Today in the Community we turn to an area of law that has received a great deal of attention in recent years:  the Confrontation Clause.  With the Court set to consider the Clause again tomorrow, when it hears oral argument in Williams v. Illinois, this topic will be the focus of our Community’s attention for the full upcoming week.

Our subtopic for today is directed at law students who have taken or who are currently taking Evidence, as well as the professors who teach that class.  As these students and professors can attest, the Clause represents one of the more challenging subjects in the Court’s jurisprudence.  Our question is:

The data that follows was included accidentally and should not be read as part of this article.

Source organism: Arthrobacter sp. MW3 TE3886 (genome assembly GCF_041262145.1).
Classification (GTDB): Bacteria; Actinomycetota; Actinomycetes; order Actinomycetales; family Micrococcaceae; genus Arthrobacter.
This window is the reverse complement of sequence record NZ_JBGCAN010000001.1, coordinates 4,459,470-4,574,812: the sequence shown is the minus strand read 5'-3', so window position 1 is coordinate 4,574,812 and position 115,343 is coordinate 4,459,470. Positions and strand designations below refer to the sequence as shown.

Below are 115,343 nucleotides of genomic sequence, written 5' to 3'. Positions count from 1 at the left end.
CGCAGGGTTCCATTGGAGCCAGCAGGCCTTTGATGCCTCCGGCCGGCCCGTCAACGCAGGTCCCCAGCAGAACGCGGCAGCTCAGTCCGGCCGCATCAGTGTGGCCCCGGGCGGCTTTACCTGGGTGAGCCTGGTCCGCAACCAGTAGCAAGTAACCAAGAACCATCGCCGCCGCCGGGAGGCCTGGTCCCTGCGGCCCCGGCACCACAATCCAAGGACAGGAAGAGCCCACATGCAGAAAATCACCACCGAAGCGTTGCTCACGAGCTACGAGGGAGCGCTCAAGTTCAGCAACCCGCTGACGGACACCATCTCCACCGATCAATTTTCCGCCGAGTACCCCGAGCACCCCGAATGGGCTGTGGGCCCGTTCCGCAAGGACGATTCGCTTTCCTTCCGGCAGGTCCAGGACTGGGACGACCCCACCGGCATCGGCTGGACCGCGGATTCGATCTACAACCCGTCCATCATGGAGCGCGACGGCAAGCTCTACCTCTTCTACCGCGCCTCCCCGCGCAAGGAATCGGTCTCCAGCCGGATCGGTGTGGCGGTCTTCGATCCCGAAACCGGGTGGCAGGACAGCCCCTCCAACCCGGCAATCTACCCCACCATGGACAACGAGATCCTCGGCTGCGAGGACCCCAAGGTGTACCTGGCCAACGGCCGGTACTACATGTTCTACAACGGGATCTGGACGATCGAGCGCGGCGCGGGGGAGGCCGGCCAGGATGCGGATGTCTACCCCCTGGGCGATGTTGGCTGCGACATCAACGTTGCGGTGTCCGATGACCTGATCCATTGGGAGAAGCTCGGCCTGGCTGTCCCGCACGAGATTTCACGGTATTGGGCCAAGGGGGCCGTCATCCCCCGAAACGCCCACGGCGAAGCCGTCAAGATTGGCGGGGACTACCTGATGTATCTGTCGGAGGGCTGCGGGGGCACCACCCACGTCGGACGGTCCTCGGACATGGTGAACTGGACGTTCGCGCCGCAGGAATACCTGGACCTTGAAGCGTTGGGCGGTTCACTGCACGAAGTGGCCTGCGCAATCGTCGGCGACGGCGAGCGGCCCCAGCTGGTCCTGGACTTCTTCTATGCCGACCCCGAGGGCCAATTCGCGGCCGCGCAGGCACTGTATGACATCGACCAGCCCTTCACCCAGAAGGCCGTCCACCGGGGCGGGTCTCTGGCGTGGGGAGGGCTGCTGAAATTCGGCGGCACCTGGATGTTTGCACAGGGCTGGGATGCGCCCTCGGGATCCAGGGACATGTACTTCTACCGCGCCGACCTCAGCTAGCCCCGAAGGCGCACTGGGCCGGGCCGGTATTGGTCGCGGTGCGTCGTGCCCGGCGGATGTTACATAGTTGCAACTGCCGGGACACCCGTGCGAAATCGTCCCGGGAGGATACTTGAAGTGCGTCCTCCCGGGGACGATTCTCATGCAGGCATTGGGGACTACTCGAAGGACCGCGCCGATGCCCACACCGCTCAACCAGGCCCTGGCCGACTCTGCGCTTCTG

How have the Court’s recent Confrontation Clause decisions affected law school evidence classes?  Have you used any of the Court’s recent Confrontation Clause decisions – Melendez-Diaz v. Massachusetts, Bullcoming v. New Mexico, Michigan v. Bryant  – as a teaching tool to illuminate the Court’s Confrontation Clause jurisprudence?  If so, how did you use the cases:  did you read them, debate them in class, listen to oral argument?  As a general matter, do you think the use of timely cases in the classroom is helpful?

Posted in Everything Else

Recommended Citation: Aaron Tang, Today in the Community: December 5, 2011, SCOTUSblog (Dec. 5, 2011, 9:07 AM), http://www.scotusblog.com/2011/12/today-in-the-community-december-5t2011/